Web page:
The managing editor of CBC News Network, Jennifer Harwood, replied to your concerns. She wondered if you had misunderstood the story.
She explained News Network reported the findings released that day from NASA’s Goddard Institute for Space Studies and NOAA which said that in two separate analyses of surface temperature measurements, they found that 2014 was the hottest year recorded since 1880. She said both News Network and CBC News online reported the story. She pointed out that the online story also included some of the criticisms of the report.
She told you that NASA scientists dealt with the issue of probabilities in a longer news briefing the same day the data was released:
Science rests on uncertainty. While the analysis indicates that 2014 is empirically the hottest year, the scientists acknowledge that there are uncertainties in the data set. Nevertheless, after considering those uncertainties, they have calculated that compared to the other hot years, 2014 was probably the warmest year on record – the overwhelming favourite, as it were, of both agencies.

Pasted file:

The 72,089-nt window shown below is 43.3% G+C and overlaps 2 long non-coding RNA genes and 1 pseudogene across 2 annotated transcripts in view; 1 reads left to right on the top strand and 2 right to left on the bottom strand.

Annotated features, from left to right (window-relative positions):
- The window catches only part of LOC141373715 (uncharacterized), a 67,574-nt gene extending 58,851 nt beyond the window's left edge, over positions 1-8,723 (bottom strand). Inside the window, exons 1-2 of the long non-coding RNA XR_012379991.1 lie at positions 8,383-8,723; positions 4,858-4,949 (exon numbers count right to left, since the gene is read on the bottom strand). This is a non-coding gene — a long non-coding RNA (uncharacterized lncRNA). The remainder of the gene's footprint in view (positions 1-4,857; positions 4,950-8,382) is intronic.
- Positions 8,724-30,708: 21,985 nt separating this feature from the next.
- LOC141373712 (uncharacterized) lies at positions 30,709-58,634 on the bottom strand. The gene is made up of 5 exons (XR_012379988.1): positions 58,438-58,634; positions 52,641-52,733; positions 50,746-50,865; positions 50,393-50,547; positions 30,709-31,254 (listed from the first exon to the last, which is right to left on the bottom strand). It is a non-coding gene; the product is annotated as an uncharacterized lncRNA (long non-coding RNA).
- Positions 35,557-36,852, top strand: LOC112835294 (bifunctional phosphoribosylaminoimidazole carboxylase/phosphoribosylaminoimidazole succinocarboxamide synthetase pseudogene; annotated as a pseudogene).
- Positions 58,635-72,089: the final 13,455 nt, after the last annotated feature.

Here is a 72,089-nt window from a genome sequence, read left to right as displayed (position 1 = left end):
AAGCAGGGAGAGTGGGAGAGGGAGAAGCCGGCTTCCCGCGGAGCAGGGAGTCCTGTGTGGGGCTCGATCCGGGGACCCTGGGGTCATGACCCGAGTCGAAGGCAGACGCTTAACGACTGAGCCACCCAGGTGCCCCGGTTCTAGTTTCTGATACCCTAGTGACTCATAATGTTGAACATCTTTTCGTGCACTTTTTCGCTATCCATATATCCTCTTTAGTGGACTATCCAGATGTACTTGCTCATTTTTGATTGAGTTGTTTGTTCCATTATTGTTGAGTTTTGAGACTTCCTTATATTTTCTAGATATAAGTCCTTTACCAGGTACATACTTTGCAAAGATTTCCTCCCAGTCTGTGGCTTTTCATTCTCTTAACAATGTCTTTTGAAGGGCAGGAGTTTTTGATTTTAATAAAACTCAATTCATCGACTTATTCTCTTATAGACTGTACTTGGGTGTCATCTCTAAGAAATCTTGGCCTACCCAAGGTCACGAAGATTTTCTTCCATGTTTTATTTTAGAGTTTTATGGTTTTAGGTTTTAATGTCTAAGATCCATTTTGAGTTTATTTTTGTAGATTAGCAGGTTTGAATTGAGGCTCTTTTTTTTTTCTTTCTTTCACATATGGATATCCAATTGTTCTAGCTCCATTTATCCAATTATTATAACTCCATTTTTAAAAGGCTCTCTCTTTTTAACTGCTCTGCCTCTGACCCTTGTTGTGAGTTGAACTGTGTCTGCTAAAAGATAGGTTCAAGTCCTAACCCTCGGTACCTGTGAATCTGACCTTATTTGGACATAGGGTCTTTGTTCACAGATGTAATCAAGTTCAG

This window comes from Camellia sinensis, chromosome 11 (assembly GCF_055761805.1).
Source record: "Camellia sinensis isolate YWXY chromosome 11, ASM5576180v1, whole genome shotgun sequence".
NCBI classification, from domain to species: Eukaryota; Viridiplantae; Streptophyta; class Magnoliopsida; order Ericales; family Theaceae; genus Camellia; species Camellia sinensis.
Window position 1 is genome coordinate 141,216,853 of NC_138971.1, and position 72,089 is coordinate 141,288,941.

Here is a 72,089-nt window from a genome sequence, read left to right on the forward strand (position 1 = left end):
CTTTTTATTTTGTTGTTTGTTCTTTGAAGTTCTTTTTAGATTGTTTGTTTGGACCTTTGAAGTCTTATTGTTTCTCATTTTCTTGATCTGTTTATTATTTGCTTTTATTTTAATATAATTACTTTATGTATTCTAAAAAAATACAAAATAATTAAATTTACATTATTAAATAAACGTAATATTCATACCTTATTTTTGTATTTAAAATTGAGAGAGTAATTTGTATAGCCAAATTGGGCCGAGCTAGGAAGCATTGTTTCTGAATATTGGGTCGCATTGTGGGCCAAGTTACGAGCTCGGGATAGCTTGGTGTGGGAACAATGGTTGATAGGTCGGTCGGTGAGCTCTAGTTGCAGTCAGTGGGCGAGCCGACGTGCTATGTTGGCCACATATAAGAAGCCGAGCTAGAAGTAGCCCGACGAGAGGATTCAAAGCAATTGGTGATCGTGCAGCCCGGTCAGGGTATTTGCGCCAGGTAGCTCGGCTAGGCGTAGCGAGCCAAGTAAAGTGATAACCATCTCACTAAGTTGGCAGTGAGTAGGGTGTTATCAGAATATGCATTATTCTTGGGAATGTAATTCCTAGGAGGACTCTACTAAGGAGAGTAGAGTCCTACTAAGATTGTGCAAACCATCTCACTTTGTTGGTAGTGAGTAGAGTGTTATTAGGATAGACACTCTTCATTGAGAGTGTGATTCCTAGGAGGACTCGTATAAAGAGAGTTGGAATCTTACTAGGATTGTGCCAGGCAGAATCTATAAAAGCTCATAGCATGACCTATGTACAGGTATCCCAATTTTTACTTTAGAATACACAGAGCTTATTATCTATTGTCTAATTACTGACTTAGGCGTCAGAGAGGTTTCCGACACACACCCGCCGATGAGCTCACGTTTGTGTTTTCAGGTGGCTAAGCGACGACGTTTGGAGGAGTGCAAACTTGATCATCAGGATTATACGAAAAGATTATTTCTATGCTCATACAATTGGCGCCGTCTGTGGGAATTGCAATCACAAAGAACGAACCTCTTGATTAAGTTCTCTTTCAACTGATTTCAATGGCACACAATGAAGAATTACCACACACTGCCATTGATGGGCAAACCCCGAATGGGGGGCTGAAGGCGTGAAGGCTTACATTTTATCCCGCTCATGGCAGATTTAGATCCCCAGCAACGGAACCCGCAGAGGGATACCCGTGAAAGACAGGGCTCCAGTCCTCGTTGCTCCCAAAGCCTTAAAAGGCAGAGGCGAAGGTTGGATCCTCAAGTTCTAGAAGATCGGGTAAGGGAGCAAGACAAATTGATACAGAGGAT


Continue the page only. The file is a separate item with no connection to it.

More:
However, some climate change sceptics appeared to interpret these numbers as casting doubt on the overall analysis – scientists are only 38 percent sure – which is unwarranted. The scientist who heads up the NASA-GISS explained the probability issue this way:
“In both [the NASA and NOAA] analyses, the values for 2014 are the warmest, but are statistically close to that of 2010 and 2005. In the NOAA analysis, 2014 is a record by about 0.04°C, while the difference in the [NASA-GISS] record was 0.02°C. Given the uncertainties, we estimated the likelihood that this means 2014 was in fact the planet’s warmest year since 1880.”
Although both agencies concluded that 2014 was in all probability the warmest, they emphasized the broader point that 9 of the 10 hottest years in NOAA’s global records have occurred since 2000 and that both 2005 and 2010 broke records as the hottest years. While information on probabilities informs the scientific content and adds detail, it does not alter the conclusion.